Despite the assertions of certain politicians that global warming is just “a theory,” the reality is it is a theory overwhelmingly supported by the evidence.
From the melting of the polar ice cap, to catastrophic hurricanes, from droughts to floods, we see the evidence of global warming around the world. Whatever model you use for the prediction of the consequences of global warming, the end result is the world we will be passing onto our children and grandchildren will not be the same one we grew up in.
The basic fact of global warming is that whenever we burn anything we convert organic carbon to carbon dioxide. We can’t live without producing carbon dioxide. As I write, my body is “burning” the dinner I just ate, converting the organic molecules I ingested to carbon dioxide. It’s how I stay alive. Given that I do want to stay alive, I have to accept that I will produce this carbon dioxide.
However, the carbon dioxide my furnace, hot-water heater and car produce, plus the carbon dioxide used to make electricity for my blow-dryer, washing machine, oven, computer, TV, cellphone, vacuum cleaner, air conditioner — you get the picture — can be viewed as my discretionary carbon dioxide. While it is true that big changes in carbon dioxide emissions will need to come from industry, spurred on by government action, we all have control over our discretionary carbon dioxide. I believe we will all have to be conscious of discretionary carbon dioxide and budget it like we do with money.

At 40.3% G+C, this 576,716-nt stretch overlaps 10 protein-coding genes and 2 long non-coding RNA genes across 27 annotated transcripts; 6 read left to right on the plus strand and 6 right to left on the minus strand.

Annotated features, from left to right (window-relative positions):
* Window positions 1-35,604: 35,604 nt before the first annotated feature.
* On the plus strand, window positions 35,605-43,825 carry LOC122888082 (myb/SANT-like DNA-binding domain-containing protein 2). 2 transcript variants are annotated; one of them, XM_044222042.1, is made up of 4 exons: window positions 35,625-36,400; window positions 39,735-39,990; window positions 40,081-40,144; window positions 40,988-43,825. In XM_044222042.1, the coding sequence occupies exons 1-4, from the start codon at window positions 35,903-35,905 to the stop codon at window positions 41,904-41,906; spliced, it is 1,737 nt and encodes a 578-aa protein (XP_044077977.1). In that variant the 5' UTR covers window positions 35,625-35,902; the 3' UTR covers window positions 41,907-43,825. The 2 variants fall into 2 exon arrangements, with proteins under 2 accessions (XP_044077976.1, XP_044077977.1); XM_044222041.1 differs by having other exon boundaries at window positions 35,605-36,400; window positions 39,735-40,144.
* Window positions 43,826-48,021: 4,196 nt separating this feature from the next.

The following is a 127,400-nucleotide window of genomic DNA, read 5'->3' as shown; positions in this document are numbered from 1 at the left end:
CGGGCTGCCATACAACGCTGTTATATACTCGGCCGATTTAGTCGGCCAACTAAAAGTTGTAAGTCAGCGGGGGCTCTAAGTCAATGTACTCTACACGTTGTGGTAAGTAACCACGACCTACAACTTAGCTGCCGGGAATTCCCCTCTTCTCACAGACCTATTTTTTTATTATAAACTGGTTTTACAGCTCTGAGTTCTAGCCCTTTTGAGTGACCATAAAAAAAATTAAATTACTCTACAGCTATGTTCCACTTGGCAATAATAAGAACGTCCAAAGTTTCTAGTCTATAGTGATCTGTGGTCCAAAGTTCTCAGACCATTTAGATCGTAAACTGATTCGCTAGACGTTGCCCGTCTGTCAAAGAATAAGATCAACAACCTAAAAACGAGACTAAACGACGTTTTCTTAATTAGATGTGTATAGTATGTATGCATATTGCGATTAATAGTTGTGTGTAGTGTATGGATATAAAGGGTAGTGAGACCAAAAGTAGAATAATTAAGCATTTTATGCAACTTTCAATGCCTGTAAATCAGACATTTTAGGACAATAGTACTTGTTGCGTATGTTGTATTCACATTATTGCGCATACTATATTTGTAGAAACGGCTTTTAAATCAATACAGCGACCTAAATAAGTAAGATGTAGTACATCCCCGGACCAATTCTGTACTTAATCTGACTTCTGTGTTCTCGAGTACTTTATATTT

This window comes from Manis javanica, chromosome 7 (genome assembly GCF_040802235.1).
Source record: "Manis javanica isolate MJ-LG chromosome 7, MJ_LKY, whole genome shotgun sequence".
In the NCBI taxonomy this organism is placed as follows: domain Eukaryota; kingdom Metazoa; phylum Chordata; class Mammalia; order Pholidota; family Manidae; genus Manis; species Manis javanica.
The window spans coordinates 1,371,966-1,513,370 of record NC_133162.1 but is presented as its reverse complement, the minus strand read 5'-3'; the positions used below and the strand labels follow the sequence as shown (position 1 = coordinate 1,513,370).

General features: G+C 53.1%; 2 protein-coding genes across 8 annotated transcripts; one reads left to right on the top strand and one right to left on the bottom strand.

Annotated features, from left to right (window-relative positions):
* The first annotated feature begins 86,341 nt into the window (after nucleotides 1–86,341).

We cannot continue to live without regard for the environmental consequences of our actions. We are like credit card spenders who, for years, have been happily charging everything we want — bigger cars, longer showers, brighter lights — without realizing that everything we consume is going onto our environmental balance sheet. Now we realize we will have to curtail our lifestyles just to afford the minimum payments on our cards, and repayment of the principle will require major changes.
I took a long hard look at my own life and realized that cutting down my discretionary carbon a little bit will be easy — cutting it down a lot will be difficult. It’s like dieting — simply cutting out french fries is easy (relatively), but changing the way you eat is difficult.
What we need is to live in a carbon-conscious manner. We are always conscious of money. We say, “Wow, I’d love to have that plasma TV, but I just can’t afford it.” We live our lives based on how much money we have. Now we need to be conscious of carbon, too. We need to make decisions about our activities based on how much carbon they will emit.
In some ways, it’s a more level form of budgeting since Donald Trump isn’t allowed any more carbon than I am (unless he buys carbon offsets, but still). I would love to go back to doing what I want without regard for carbon, just as I would love to have unlimited finances, but neither one is the case and that’s something we all have to accept.
Andrew Laursen is an assistant professor in the department of chemistry and biology at Ryerson University and is a member of the environmental applied science and management program in graduate studies. His research is in the area of ecosystem ecology. Sophia Dore is an environmental scientist with Conestoga-Rovers & Associates, an environmental consulting company. Contact Andrew Laursen at firstname.lastname@example.org
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